Before Christmas I ran a competition to offer a portrait or boudoir photography session to whoever had the best reason for wanting one. I was overwhelmed by the lovely and sometimes heart-wrenching reasons why people were seeking some professional images, but lovely Imogen here spoke so candidly about her struggles with body dysmorphia I knew I had to try and help her.
I have often thought that good portrait photography provides a rare opportunity for the subject to see themselves in an objective light, through the eyes of the photographer - to me the perfect antidote to the one-dimensional reflection we look at in the mirror. I personally think mirrors encourage us to over–scrutinise ourselves and warp what we see and I can perfectly see how disorders like body dysmorphia develop. For what it’s worth perhaps we’d all be happier without them, but there we go…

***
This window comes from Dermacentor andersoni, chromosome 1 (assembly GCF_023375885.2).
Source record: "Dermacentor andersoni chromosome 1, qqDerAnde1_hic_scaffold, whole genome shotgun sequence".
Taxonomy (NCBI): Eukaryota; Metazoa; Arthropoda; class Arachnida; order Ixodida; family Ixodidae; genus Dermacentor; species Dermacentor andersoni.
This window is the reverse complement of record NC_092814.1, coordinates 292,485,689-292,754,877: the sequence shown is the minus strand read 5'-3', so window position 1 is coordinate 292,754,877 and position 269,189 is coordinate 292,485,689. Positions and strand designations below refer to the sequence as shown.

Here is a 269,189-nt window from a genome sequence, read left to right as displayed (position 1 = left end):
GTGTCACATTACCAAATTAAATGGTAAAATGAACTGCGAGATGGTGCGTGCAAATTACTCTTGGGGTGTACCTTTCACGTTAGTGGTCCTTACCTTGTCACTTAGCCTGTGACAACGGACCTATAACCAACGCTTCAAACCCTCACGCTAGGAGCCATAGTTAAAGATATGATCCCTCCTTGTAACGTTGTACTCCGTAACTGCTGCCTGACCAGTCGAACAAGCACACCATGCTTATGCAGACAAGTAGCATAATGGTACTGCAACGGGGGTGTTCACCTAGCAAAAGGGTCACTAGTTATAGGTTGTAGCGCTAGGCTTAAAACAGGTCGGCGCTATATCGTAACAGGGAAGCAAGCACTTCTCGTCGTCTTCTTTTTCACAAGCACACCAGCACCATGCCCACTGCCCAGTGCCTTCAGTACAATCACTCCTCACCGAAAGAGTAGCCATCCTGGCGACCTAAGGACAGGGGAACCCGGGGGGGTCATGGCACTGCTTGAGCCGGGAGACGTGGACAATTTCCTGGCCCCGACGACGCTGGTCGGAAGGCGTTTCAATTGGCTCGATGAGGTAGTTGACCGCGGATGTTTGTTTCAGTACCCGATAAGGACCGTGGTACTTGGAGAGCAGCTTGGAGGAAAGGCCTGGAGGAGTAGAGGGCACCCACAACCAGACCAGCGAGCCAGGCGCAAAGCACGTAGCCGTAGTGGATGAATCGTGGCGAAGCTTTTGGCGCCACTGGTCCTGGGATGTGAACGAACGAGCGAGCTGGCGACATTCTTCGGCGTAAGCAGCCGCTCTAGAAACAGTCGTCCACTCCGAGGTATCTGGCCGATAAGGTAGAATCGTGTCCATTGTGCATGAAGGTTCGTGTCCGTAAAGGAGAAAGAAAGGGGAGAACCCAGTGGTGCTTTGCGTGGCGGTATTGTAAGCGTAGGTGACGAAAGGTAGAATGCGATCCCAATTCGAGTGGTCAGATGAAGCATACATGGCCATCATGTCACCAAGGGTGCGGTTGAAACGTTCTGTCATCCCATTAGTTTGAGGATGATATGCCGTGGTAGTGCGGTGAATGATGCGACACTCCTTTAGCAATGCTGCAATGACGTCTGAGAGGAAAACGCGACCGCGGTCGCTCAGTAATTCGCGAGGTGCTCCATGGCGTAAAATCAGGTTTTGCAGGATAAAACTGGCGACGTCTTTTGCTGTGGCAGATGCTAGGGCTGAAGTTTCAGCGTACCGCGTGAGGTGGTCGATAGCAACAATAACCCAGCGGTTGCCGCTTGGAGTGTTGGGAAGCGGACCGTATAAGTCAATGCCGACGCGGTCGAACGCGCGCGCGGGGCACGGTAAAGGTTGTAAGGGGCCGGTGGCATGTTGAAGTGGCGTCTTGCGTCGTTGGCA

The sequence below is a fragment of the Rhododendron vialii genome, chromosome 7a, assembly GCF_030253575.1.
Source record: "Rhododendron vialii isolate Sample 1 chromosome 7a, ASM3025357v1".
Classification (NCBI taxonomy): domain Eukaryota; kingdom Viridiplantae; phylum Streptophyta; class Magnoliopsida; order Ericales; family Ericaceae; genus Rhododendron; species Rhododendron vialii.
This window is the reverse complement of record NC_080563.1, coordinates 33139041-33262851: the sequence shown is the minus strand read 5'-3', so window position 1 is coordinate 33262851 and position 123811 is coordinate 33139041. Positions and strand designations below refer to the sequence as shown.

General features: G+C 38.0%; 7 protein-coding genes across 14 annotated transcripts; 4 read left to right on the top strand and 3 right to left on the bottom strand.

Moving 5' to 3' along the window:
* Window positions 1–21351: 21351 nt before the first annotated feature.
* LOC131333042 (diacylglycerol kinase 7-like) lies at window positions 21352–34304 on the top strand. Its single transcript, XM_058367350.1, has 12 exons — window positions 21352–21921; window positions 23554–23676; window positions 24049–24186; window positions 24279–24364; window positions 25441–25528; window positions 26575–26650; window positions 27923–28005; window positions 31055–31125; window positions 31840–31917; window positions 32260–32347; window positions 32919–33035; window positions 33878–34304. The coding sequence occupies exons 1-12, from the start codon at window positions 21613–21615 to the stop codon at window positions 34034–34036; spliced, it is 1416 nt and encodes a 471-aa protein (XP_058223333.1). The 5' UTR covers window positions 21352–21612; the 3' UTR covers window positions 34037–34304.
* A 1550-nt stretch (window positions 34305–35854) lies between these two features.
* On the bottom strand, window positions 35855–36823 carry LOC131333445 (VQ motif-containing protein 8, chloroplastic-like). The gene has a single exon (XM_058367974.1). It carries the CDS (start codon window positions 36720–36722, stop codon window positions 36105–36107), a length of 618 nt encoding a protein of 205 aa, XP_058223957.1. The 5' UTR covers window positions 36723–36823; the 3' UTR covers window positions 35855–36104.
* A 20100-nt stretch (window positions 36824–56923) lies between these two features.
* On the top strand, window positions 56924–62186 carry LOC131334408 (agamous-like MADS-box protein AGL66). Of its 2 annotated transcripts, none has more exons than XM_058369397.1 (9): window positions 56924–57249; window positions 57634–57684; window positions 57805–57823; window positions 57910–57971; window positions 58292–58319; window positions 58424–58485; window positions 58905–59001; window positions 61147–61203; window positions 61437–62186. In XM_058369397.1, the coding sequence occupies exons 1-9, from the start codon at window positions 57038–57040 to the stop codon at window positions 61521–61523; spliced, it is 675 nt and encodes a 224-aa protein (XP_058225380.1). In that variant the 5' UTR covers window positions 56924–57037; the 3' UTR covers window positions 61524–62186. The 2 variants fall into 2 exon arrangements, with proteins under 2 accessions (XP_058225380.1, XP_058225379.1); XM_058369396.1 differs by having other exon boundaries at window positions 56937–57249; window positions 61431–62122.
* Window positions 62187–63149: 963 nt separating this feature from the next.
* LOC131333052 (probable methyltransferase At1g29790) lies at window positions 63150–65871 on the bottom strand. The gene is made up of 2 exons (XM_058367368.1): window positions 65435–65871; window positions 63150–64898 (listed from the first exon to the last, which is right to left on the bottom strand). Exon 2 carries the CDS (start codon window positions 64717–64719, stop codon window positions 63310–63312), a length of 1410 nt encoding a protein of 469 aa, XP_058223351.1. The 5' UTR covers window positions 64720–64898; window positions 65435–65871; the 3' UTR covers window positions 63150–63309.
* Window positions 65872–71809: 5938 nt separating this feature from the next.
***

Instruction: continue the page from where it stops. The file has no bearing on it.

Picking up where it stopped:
With that in mind, I wanted to help Imogen see herself in a different light, as her husband and the rest of us see her, so that hopefully her boudoir photography experience with me might be a stepping stone to changing the way she feels about herself. I know she was incredibly nervous about the whole idea but she courageously put her trust in me and I hope I’ve had a positive impact on how she feels. Imogen has very kindly has written an insight into how her disorder shapes the way she sees and feels about herself, and I'm grateful to her for being so candid.
"It is widely assumed that it is the media and a contribution from society that drives body dysmorphic disorder, not so. I do not look at other women and wish that I looked like them, it is entirely internal, a deep loathing when I look at myself. Disappointment in a body that has already degraded significantly in my 28 years. Feeling as though I do not deserve nice clothes as I can not do justice to them, and certainly not that a photographer such as Gemma would wish to waste time photographing such flaws.
A sense of foreboding took over once the shoot was booked. But this was time wasted! I thank Gemma wholeheartedly for a wonderful day and even more wonderful images. With body dysmorphia, how you felt at the time a picture was taken and what you see when you look at the image are so grossly entangled. The shoot was such a positive experience, full of girly giggles, and this has impacted hugely on what I see."
Well, from what I can see she looks incredible, I'm sure you'll agree.